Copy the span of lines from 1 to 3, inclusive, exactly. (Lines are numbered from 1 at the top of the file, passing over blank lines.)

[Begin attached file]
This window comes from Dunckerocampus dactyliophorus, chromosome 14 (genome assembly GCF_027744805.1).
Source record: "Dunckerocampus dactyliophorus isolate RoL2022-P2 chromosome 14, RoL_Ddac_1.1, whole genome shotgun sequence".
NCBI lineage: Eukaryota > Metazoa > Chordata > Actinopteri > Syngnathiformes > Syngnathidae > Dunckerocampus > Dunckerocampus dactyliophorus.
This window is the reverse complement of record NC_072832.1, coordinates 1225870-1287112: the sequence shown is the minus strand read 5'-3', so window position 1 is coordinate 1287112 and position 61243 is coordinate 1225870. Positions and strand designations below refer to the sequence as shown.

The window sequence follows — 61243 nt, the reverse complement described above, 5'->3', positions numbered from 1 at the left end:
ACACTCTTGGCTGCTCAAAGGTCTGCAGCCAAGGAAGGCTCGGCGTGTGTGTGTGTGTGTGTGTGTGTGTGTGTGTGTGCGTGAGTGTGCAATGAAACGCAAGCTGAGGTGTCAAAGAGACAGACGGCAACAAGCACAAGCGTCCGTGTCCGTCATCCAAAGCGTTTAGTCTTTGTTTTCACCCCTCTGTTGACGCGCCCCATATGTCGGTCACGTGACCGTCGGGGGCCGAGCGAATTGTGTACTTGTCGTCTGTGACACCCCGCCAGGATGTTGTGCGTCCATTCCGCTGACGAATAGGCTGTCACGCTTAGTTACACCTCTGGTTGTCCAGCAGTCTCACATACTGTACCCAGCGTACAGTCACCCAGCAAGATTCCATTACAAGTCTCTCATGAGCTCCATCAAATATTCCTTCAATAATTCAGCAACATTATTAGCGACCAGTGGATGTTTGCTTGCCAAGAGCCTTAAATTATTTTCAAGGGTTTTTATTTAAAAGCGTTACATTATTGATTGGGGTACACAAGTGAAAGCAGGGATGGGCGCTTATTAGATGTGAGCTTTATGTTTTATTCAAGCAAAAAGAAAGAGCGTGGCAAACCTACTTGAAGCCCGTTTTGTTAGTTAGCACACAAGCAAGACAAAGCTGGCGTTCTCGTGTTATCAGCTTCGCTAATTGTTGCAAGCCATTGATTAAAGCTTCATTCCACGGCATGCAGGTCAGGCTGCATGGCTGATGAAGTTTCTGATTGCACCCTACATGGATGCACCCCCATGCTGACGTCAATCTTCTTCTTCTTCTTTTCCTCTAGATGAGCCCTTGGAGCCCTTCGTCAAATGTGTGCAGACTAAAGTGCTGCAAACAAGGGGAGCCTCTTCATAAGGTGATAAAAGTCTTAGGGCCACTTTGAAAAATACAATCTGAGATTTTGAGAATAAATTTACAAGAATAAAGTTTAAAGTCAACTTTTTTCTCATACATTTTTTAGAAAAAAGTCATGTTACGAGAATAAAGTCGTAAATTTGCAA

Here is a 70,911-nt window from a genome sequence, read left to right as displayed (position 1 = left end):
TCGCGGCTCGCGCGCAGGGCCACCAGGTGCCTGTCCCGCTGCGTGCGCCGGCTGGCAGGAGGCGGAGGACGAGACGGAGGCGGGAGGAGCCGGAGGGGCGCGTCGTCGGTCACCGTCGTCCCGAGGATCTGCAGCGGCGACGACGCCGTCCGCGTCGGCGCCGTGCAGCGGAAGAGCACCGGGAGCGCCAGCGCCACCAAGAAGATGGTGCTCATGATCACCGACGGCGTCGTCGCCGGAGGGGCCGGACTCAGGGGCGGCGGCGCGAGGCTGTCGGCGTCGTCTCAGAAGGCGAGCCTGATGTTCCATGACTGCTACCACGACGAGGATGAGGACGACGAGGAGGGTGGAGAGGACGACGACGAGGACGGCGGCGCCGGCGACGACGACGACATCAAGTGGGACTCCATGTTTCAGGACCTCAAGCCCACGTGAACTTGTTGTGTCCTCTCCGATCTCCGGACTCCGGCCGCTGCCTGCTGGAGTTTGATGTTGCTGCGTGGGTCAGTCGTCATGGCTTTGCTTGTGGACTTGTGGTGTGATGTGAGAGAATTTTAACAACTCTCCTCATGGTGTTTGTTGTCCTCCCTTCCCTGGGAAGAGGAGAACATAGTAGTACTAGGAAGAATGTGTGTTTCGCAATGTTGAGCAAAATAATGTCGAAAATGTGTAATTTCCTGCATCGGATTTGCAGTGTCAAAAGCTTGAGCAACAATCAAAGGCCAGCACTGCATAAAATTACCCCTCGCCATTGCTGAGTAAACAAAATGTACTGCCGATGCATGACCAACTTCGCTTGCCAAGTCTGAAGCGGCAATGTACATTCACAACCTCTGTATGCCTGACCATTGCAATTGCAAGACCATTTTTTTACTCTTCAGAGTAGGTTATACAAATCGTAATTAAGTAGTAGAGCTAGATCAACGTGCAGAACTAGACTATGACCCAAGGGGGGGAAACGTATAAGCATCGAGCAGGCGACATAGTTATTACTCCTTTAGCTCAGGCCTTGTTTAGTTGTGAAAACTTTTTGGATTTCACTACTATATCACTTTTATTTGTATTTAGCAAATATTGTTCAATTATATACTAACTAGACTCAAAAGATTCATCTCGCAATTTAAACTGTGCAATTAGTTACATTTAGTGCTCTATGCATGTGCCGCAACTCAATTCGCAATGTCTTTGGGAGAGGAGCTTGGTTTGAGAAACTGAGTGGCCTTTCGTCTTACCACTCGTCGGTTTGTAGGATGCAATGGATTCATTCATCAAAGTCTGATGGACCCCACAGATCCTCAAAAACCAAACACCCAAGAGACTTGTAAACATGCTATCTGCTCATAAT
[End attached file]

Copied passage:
This window comes from Dunckerocampus dactyliophorus, chromosome 14 (genome assembly GCF_027744805.1).
Source record: "Dunckerocampus dactyliophorus isolate RoL2022-P2 chromosome 14, RoL_Ddac_1.1, whole genome shotgun sequence".
NCBI lineage: Eukaryota > Metazoa > Chordata > Actinopteri > Syngnathiformes > Syngnathidae > Dunckerocampus > Dunckerocampus dactyliophorus.